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the biggest thing to be aware of with artesian wells or any well that can be hand pumped is the level of nitrates in the water. If you have very high nitrates in the water and a lot of it is consumed red blood cells will not be able to pick up an anaquate amount of oxygen. In children this is called blue baby syndrome because babys can get a blue tint to their skin if the mother is drinking to much or it is used to make formula. The nitrates affect these wells the most because nitrogen is a leachable element in the soil profile and when heavy irrigation or rain fall occurs it soaks into the soil and moves verticaly through the soil profile down into the aquifer taking along with it anything that is soluable. My suggestiong is to purchase a nitrate test for ground water at a local farm and garden store and run a simple test. You could also contact a local extension agent for penn state or what ever university runs the extension program in your state.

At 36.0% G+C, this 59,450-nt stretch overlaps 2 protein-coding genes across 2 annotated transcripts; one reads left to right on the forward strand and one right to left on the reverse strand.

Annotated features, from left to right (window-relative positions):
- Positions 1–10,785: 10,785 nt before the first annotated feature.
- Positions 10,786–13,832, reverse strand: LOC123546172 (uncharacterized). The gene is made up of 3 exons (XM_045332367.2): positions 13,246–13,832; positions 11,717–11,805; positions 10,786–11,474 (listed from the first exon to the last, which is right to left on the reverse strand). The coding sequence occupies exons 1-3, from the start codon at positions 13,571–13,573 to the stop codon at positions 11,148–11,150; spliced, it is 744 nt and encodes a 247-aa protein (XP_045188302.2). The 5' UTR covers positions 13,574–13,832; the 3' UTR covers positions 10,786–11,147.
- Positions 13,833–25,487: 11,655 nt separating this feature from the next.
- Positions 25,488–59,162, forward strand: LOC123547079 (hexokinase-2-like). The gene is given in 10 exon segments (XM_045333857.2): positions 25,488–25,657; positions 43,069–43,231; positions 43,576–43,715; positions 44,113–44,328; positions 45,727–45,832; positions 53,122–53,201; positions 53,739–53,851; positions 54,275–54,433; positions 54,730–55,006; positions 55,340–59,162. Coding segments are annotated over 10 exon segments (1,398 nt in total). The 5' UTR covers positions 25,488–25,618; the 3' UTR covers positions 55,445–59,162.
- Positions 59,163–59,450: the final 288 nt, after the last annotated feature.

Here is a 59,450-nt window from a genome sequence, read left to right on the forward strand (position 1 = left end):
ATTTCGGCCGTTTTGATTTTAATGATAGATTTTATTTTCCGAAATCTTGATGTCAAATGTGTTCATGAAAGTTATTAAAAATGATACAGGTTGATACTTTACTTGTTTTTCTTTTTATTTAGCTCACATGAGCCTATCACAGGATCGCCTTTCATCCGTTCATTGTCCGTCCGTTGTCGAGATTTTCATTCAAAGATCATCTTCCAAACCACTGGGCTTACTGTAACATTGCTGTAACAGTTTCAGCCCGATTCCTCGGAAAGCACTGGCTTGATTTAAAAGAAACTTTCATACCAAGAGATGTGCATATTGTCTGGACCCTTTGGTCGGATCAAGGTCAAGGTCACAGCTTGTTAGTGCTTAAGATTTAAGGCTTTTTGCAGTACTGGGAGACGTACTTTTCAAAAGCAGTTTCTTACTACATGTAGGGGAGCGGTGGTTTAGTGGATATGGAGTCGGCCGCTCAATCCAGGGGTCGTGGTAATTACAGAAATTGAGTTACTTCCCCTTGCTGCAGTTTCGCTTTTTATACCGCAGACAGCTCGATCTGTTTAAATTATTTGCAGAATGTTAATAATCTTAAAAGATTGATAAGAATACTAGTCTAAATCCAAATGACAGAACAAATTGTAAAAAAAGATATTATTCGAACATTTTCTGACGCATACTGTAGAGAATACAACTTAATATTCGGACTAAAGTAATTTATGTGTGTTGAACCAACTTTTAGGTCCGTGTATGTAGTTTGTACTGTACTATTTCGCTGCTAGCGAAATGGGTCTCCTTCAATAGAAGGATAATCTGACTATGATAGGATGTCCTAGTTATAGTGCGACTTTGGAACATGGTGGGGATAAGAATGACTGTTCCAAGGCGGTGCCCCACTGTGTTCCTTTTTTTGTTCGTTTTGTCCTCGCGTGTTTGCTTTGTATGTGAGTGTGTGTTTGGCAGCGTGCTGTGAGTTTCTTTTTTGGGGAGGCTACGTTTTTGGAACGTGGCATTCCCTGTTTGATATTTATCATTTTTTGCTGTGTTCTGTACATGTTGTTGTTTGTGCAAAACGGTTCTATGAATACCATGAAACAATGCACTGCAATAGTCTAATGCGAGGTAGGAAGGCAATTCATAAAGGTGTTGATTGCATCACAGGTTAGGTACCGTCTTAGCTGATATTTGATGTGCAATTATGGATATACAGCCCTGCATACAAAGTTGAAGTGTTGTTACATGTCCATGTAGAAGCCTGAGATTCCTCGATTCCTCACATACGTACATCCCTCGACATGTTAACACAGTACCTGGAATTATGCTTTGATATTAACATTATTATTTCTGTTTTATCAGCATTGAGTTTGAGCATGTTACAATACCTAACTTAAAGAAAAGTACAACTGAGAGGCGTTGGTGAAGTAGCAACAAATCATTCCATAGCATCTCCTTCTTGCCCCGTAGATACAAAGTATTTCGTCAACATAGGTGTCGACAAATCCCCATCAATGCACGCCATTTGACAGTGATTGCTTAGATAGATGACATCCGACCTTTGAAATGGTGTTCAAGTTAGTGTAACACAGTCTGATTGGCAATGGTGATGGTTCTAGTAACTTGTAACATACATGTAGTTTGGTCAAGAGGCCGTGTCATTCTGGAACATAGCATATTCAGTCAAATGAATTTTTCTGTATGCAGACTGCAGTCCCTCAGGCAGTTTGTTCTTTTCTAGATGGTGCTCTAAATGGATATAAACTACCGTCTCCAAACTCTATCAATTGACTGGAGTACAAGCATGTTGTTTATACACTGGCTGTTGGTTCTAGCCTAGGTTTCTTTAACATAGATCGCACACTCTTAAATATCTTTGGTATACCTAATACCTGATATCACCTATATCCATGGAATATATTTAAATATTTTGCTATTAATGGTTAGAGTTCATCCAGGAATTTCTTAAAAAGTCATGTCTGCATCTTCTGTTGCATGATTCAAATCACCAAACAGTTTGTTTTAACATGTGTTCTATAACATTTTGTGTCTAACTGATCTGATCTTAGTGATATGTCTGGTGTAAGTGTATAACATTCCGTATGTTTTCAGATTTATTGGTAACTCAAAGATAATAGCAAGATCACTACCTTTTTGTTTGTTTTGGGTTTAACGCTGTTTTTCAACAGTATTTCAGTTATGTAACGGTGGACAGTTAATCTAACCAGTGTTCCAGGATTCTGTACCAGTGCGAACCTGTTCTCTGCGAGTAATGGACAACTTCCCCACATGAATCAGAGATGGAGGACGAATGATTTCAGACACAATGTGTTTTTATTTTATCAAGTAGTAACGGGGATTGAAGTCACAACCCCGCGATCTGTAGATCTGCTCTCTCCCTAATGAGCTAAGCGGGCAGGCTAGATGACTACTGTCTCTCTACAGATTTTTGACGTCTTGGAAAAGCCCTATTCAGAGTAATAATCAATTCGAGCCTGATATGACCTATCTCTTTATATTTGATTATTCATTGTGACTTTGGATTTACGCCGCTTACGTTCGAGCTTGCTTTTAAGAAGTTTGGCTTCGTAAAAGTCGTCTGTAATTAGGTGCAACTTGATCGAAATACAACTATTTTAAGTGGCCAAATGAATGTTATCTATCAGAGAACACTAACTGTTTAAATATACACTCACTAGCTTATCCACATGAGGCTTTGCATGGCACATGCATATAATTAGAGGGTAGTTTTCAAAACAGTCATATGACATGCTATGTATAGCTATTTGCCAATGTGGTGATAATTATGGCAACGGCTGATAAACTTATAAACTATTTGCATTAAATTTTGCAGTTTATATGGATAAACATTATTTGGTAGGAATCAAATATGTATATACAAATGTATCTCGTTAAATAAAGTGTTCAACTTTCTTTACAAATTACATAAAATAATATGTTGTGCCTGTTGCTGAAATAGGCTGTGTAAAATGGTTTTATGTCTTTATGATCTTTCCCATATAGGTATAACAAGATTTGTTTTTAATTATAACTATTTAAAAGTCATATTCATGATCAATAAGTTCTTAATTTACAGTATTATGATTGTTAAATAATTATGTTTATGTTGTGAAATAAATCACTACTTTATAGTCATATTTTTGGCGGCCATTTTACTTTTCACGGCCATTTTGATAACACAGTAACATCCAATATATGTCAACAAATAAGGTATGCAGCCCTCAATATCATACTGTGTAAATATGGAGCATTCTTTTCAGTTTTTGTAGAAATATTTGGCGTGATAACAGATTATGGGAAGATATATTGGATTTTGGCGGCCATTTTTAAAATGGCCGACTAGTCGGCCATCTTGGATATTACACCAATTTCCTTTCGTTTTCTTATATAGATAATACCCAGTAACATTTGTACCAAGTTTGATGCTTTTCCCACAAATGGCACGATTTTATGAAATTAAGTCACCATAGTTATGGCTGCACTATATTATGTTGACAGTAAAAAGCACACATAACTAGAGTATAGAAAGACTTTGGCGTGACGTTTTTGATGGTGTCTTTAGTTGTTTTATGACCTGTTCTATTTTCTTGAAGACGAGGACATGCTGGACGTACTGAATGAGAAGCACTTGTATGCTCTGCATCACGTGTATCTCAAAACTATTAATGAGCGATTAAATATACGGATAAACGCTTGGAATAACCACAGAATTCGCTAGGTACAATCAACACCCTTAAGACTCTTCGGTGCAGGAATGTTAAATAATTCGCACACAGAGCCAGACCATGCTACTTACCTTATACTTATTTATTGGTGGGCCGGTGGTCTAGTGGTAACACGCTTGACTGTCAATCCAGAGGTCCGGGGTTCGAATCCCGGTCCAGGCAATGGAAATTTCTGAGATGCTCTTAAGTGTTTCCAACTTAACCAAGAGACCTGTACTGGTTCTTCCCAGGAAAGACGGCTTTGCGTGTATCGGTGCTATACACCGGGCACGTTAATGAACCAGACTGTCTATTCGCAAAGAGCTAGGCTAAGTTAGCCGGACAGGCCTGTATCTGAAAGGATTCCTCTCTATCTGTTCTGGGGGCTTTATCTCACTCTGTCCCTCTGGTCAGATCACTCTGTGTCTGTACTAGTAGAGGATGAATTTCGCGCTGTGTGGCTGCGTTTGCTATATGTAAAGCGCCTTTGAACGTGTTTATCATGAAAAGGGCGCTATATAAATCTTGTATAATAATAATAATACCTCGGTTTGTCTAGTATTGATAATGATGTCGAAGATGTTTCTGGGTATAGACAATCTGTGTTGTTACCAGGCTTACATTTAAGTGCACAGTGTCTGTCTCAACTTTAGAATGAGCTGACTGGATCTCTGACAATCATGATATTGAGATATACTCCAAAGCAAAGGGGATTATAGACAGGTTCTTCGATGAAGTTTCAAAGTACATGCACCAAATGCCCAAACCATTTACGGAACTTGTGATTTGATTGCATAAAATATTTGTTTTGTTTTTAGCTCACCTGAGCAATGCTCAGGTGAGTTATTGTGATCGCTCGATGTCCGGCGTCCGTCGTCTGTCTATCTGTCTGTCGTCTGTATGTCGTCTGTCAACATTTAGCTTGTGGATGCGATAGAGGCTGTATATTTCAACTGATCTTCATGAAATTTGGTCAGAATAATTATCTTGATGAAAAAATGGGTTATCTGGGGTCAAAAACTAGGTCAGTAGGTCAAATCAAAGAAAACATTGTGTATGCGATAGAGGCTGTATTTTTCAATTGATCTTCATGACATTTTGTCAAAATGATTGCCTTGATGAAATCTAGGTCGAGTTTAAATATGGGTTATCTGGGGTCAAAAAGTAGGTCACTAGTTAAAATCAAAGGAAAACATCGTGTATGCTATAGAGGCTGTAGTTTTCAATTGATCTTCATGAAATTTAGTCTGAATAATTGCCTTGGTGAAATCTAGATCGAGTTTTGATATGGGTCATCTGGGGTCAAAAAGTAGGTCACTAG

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Old 04-30-2010, 04:08 AM   #20
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Not to throw a wet blanket on all this, but some of the worst tasting water I have ever drunk came from an artesian well.

Artesian means that the aquifer is under pressure and the water will come to the surface without pumping. It has nothing to do with the taste and quality of the water.

In college, I spent a summer working as a soil physics technician at the South Dakota Irrigation Research farm near Redfield, SD. We had an artesian well on the farm. The water was tested regularly and deemed suitable for human consumption. Having said that, the water had a lot of dissolved Hydrogen Sulfide and Magnesium Salts among other things. As a result after drinking the artesian well water your mouth tasted like you had just eaten a hard boiled egg that had sat at room temperature too long. That was the dissolved hydrogen sulfide. And the dissolved magnesium salts acted much like milk of magnesia.

The water was very hard and they needed to replace the well casing every 3 or 4 years.

You got used to it in a couple of weeks. If you drank the water regualrly, you were, well, regular. The visiting professors used to bring their own water to drink. We would casually stroll over to the artesian well and drink our fill just to be manly and show them up. Well I was young.

But if the water tastes good and is certified safe to drink, it should be good to make beer.